The study is a two-site (Birmingham and Atlanta) randomized clinical trial to evaluate the effects of behavioral training compared to a standard (drug) treatment control condition. Subjects are 143 men with OAB as manifested by urgency and frequent urination (>8 voids per day), with or without incontinence, and without significant bladder outlet obstruction. Following a run-in period in which all patients are treated with an alpha blocker to empirically treat any undetected obstruction, they are stratified on severity and presence of urge incontinence and randomized to 8 weeks of behavioral treatment or drug therapy. The behavioral treatment is a comprehensive, behavioral training program, which includes pelvic floor muscle rehabilitation, self monitoring with bladder diaries, and teaching urge suppression and other skills to inhibit detrusor contraction, thus reducing urgency, frequency, incontinence, and nocturia. Patients in the control group receive standard therapy consisting of individually titrated, extended-release oxybutynin, a well-established pharmacologic agent with a state of the art drug delivery system that has the lowest rates of side effects. Bladder diaries completed by subjects prior to randomization and following the last treatment session are used to calculate changes in frequency of urination, as well as other symptoms of overactive bladder, including reports of urgency, incontinence, and nocturia. Secondary outcome measures include patient global ratings of satisfaction and improvement, impact of incontinence, and the American Urological Association (AUA) Symptom Index.

The second purpose of the study is to examine combined behavioral and drug therapy. Following post-treatment assessment, patients who do not achieve satisfactory outcomes with either behavioral or drug therapy alone are crossed over into a second phase, in which they receive combined treatment to improve outcome as much as possible.

This study will yield important information related to alternative treatment of OAB in male veterans. Though many clinicians use drug therapy routinely in the treatment of OAB, most do not offer behavioral treatments such as pelvic floor muscle training for this problem. Thus, this study has potential to alter standards of care for OAB in men.


Ages Eligible for Study:   19 Years and older
Genders Eligible for Study:   Male
Accepts Healthy Volunteers:   No

Inclusion Criteria:

  • Male
  • Community-dwelling
  • Veteran
  • Self-reported urgency
  • Self-reported frequent urination
  • Mean of > 8 voids per 24-hour day on bladder diary
  • Able to come to clinic

Exclusion Criteria:

  • Urologic surgery in the past 6 months
  • Nonambulatory (unless has independent transfer skills)
  • Flow rate < 5mL at baseline and < 10mL/sec after run-in (on simple uroflowmetry)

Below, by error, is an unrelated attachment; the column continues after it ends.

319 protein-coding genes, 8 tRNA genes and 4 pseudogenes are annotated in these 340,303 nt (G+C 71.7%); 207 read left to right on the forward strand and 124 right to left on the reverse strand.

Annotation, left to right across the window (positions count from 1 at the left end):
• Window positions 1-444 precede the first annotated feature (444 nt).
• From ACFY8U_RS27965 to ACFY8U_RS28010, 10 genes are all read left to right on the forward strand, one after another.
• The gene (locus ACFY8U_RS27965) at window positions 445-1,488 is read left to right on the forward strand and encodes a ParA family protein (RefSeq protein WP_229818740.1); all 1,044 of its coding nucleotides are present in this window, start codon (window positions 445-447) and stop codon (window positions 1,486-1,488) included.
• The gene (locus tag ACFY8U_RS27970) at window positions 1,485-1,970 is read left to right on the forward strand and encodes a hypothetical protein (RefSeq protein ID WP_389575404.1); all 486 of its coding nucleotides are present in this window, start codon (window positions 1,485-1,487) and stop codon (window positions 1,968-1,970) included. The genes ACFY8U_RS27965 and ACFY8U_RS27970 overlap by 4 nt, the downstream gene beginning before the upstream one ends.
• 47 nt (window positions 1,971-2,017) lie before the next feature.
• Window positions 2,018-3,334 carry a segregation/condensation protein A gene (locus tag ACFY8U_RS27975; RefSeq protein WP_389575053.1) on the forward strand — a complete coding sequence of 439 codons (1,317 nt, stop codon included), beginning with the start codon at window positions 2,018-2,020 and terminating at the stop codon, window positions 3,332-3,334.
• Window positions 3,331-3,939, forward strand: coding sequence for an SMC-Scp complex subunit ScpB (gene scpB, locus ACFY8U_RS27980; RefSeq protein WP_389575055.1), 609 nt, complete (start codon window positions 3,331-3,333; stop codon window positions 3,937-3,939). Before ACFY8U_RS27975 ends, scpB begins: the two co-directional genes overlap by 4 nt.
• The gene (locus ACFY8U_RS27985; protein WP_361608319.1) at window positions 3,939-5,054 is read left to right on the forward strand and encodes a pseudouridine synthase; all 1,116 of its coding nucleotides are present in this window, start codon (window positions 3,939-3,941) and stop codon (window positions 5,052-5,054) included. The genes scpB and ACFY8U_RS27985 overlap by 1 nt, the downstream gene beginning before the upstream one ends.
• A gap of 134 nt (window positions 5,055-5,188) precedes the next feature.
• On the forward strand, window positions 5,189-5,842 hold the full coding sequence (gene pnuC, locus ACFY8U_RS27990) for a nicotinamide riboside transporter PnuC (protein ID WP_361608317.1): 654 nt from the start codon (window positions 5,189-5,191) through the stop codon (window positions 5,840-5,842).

• Post-void residual urine volume > 250mL at baseline and > 150mL after run-in (on bladder ultrasound)
  • Continual leakage
  • Urinary tract infection (growth of > 100,000 colonies per ml of a urinary pathogen on urine culture). May be reconsidered after treatment and negative culture.
  • Fecal impaction
  • Poorly controlled diabetes (glycosylated hemoglobin >9 within last 3 months)
  • Hematuria on microscopic examination in the absence of infection
  • Any unstable medical condition (particularly: decompensated congestive heart failure, malignant arrhythmias, unstable angina)

    -- Impaired mental status (< 24 on Folstein's Mini-Mental State Exam)

  • Narrow angle glaucoma
  • Gastric retention (by medical history)
  • Hypersensitivity to tamsulosin or oxybutynin
  • Current use of anticholinergic agents for detrusor instability. May be reconsidered after 2-week wash-out.
  • If on diuretic, dose has not been stable for at least three months
  • Sleep apnea, unless surgically corrected
  Contacts and Locations
Choosing to participate in a study is an important personal decision. Talk with your doctor and family members or friends about deciding to join a study. To learn more about this study, you or your doctor may contact the study research staff using the Contacts provided below. For general information, see Learn About Clinical Studies.

Please refer to this study by its identifier: NCT01187498

United States, Alabama
Birmingham VA Medical Center
Birmingham, Alabama, United States, 35233
United States, Georgia
Atlanta VA Medical and Rehab Center, Decatur
Decatur, Georgia, United States, 30033
Sponsors and Collaborators
Principal Investigator: Kathryn L. Burgio, PhD MA BA Department of Veterans Affairs
  More Information

Additional publications automatically indexed to this study by Identifier (NCT Number):
Responsible Party: Department of Veterans Affairs Identifier: NCT01187498     History of Changes
Other Study ID Numbers: B3083-R
Study First Received: August 20, 2010
Results First Received: October 28, 2013
Last Updated: April 22, 2014
Health Authority: United States: Federal Government

Keywords provided by Department of Veterans Affairs:
Overactive bladder
Behavioral treatment
Drug therapy
Lower urinary tract symptoms
Urinary incontinence
Clinical trial

Additional relevant MeSH terms:
Urinary Bladder, Overactive
Lower Urinary Tract Symptoms
Signs and Symptoms
Urinary Bladder Diseases
Urologic Diseases
Urological Manifestations
Mandelic Acids
Anti-Infective Agents
Anti-Infective Agents, Urinary
Autonomic Agents
Cholinergic Agents
Cholinergic Antagonists
Molecular Mechanisms of Pharmacological Action
Muscarinic Antagonists
Neurotransmitter Agents
Peripheral Nervous System Agents
Pharmacologic Actions
Physiological Effects of Drugs
Renal Agents
Therapeutic Uses
Urological Agents processed this record on November 20, 2014